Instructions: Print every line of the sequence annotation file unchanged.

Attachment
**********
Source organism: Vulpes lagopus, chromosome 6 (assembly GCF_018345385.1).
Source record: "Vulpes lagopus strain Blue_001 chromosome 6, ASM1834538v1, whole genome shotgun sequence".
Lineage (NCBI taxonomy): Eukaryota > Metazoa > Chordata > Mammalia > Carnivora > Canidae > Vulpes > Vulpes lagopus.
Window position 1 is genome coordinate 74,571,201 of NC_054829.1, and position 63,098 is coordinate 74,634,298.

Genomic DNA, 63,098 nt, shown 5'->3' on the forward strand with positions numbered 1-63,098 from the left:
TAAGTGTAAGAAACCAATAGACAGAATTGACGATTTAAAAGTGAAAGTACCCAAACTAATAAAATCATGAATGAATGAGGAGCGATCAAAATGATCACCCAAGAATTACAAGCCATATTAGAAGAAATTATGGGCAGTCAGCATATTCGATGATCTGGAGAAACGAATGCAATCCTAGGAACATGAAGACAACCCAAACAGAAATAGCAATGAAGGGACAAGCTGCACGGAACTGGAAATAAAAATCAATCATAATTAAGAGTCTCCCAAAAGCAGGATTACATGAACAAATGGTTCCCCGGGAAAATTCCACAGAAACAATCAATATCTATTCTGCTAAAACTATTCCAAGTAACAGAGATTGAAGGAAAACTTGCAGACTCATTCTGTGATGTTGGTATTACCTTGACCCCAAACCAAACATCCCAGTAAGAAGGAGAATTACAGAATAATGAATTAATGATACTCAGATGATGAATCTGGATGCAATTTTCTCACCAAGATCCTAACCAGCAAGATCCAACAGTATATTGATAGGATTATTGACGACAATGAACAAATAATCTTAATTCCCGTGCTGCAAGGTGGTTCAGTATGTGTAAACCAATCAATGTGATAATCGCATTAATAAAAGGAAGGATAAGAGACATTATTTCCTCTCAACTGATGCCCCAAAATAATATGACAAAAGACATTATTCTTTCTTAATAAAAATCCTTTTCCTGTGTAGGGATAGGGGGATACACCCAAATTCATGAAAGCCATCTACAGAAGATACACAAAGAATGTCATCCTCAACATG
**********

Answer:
Source organism: Vulpes lagopus, chromosome 6 (assembly GCF_018345385.1).
Source record: "Vulpes lagopus strain Blue_001 chromosome 6, ASM1834538v1, whole genome shotgun sequence".
Lineage (NCBI taxonomy): Eukaryota > Metazoa > Chordata > Mammalia > Carnivora > Canidae > Vulpes > Vulpes lagopus.
Window position 1 is genome coordinate 74,571,201 of NC_054829.1, and position 63,098 is coordinate 74,634,298.

Genomic DNA, 63,098 nt, shown 5'->3' on the forward strand with positions numbered 1-63,098 from the left:
TAAGTGTAAGAAACCAATAGACAGAATTGACGATTTAAAAGTGAAAGTACCCAAACTAATAAAATCATGAATGAATGAGGAGCGATCAAAATGATCACCCAAGAATTACAAGCCATATTAGAAGAAATTATGGGCAGTCAGCATATTCGATGATCTGGAGAAACGAATGCAATCCTAGGAACATGAAGACAACCCAAACAGAAATAGCAATGAAGGGACAAGCTGCACGGAACTGGAAATAAAAATCAATCATAATTAAGAGTCTCCCAAAAGCAGGATTACATGAACAAATGGTTCCCCGGGAAAATTCCACAGAAACAATCAATATCTATTCTGCTAAAACTATTCCAAGTAACAGAGATTGAAGGAAAACTTGCAGACTCATTCTGTGATGTTGGTATTACCTTGACCCCAAACCAAACATCCCAGTAAGAAGGAGAATTACAGAATAATGAATTAATGATACTCAGATGATGAATCTGGATGCAATTTTCTCACCAAGATCCTAACCAGCAAGATCCAACAGTATATTGATAGGATTATTGACGACAATGAACAAATAATCTTAATTCCCGTGCTGCAAGGTGGTTCAGTATGTGTAAACCAATCAATGTGATAATCGCATTAATAAAAGGAAGGATAAGAGACATTATTTCCTCTCAACTGATGCCCCAAAATAATATGACAAAAGACATTATTCTTTCTTAATAAAAATCCTTTTCCTGTGTAGGGATAGGGGGATACACCCAAATTCATGAAAGCCATCTACAGAAGATACACAAAGAATGTCATCCTCAACATG